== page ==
Riddles on YouTube: Investigating the potential to engage viewers in reflective thinking

  • Petr Lebedev School of Physics, The University of Sydney, Sydney, Australia
  • Manjula Devi Sharma School of Physics, The University of Sydney, Sydney, Australia
Keywords: YouTube, Reflective Thinking, Educational Multimedia, Informal Learning, Social Media

Abstract

Linear videos continue to be useful technologies for both formal and informal learning. The advent of YouTube has seen the rise of educational channels engaging millions of viewers informally, in the spirit of ‘lifelong learning’. This article investigates the potential of a particular kind of video to engage viewers in reflective thinking. The premise is that viewers, followers who find the channel worthwhile or interesting, should reflect, affirming or changing their answers. The channel Veritasium, with more than 5 million subscribers at the time of this study, posed four questions as ‘riddles’, and then a week later provided solutions. A survey appended to the solutions video was completed by 2220 respondents. About 16%–43% of respondents across all riddles indicated that their answer was correct or that they changed their answer, and 49%–73% reported to have changed their answers. The reasons for not changing answers were inductively coded for each riddle. The emergent categories were the same for the different riddles, from outward focused to inward focused, matching the types of reflective thinking in the extant literature. The responses illustrated how the riddles engaged the viewers in reflective thinking in this social media informal learning context.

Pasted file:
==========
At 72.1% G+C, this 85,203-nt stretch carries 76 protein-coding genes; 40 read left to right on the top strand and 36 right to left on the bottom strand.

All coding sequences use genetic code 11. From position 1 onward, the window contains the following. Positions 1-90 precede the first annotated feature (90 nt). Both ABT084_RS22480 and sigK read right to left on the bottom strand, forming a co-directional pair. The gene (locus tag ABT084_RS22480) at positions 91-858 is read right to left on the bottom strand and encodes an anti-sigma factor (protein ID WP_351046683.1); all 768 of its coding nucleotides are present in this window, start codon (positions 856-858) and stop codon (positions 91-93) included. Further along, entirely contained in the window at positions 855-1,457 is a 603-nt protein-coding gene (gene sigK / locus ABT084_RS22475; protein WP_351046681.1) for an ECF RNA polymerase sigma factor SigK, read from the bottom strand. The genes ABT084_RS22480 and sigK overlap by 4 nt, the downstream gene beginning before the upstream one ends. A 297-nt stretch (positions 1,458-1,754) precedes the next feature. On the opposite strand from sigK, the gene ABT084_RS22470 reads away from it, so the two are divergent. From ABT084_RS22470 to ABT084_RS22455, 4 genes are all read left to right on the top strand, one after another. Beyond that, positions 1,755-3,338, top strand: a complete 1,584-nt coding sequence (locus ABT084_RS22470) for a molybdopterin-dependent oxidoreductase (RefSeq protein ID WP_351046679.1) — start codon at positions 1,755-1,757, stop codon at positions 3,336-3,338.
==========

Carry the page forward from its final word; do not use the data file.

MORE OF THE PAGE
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Published
2019-11-27
How to Cite
Lebedev, P., & Sharma, M. (2019). Riddles on YouTube: Investigating the potential to engage viewers in reflective thinking. Research in Learning Technology, 27. https://doi.org/10.25304/rlt.v27.2280
Section
Original Research Articles